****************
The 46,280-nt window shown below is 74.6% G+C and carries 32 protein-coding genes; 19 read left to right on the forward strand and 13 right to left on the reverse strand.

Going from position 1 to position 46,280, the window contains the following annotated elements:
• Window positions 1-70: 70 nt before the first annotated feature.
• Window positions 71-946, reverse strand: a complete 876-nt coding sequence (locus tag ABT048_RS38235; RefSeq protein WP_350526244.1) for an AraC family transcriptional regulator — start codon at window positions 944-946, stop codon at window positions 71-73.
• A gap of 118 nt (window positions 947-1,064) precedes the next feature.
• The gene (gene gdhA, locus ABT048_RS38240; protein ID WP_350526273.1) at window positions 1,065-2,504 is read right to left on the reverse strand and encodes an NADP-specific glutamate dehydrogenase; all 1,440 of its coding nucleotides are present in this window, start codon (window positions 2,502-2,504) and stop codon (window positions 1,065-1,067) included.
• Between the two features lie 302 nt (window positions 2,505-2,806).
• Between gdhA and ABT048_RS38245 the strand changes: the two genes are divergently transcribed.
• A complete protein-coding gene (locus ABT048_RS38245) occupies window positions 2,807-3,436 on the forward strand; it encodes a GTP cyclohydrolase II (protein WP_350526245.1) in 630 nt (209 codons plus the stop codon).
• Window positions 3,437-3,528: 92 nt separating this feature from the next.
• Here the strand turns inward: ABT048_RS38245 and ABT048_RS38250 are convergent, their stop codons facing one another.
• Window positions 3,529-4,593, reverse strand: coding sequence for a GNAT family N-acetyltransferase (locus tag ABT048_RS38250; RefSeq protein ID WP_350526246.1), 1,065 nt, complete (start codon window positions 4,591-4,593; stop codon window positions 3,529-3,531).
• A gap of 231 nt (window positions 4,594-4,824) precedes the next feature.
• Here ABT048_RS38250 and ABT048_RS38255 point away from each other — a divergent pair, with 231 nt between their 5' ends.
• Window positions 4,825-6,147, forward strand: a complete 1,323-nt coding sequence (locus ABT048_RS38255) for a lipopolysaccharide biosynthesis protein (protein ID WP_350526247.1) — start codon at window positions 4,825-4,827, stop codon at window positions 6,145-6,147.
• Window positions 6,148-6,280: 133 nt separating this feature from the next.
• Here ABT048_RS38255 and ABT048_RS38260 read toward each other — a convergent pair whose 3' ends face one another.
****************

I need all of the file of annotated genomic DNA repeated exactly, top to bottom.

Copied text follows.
The 46,280-nt window shown below is 74.6% G+C and carries 32 protein-coding genes; 19 read left to right on the forward strand and 13 right to left on the reverse strand.

Going from position 1 to position 46,280, the window contains the following annotated elements:
• Window positions 1-70: 70 nt before the first annotated feature.
• Window positions 71-946, reverse strand: a complete 876-nt coding sequence (locus tag ABT048_RS38235; RefSeq protein WP_350526244.1) for an AraC family transcriptional regulator — start codon at window positions 944-946, stop codon at window positions 71-73.
• A gap of 118 nt (window positions 947-1,064) precedes the next feature.
• The gene (gene gdhA, locus ABT048_RS38240; protein ID WP_350526273.1) at window positions 1,065-2,504 is read right to left on the reverse strand and encodes an NADP-specific glutamate dehydrogenase; all 1,440 of its coding nucleotides are present in this window, start codon (window positions 2,502-2,504) and stop codon (window positions 1,065-1,067) included.
• Between the two features lie 302 nt (window positions 2,505-2,806).
• Between gdhA and ABT048_RS38245 the strand changes: the two genes are divergently transcribed.
• A complete protein-coding gene (locus ABT048_RS38245) occupies window positions 2,807-3,436 on the forward strand; it encodes a GTP cyclohydrolase II (protein WP_350526245.1) in 630 nt (209 codons plus the stop codon).
• Window positions 3,437-3,528: 92 nt separating this feature from the next.
• Here the strand turns inward: ABT048_RS38245 and ABT048_RS38250 are convergent, their stop codons facing one another.
• Window positions 3,529-4,593, reverse strand: coding sequence for a GNAT family N-acetyltransferase (locus tag ABT048_RS38250; RefSeq protein ID WP_350526246.1), 1,065 nt, complete (start codon window positions 4,591-4,593; stop codon window positions 3,529-3,531).
• A gap of 231 nt (window positions 4,594-4,824) precedes the next feature.
• Here ABT048_RS38250 and ABT048_RS38255 point away from each other — a divergent pair, with 231 nt between their 5' ends.
• Window positions 4,825-6,147, forward strand: a complete 1,323-nt coding sequence (locus ABT048_RS38255) for a lipopolysaccharide biosynthesis protein (protein ID WP_350526247.1) — start codon at window positions 4,825-4,827, stop codon at window positions 6,145-6,147.
• Window positions 6,148-6,280: 133 nt separating this feature from the next.
• Here ABT048_RS38255 and ABT048_RS38260 read toward each other — a convergent pair whose 3' ends face one another.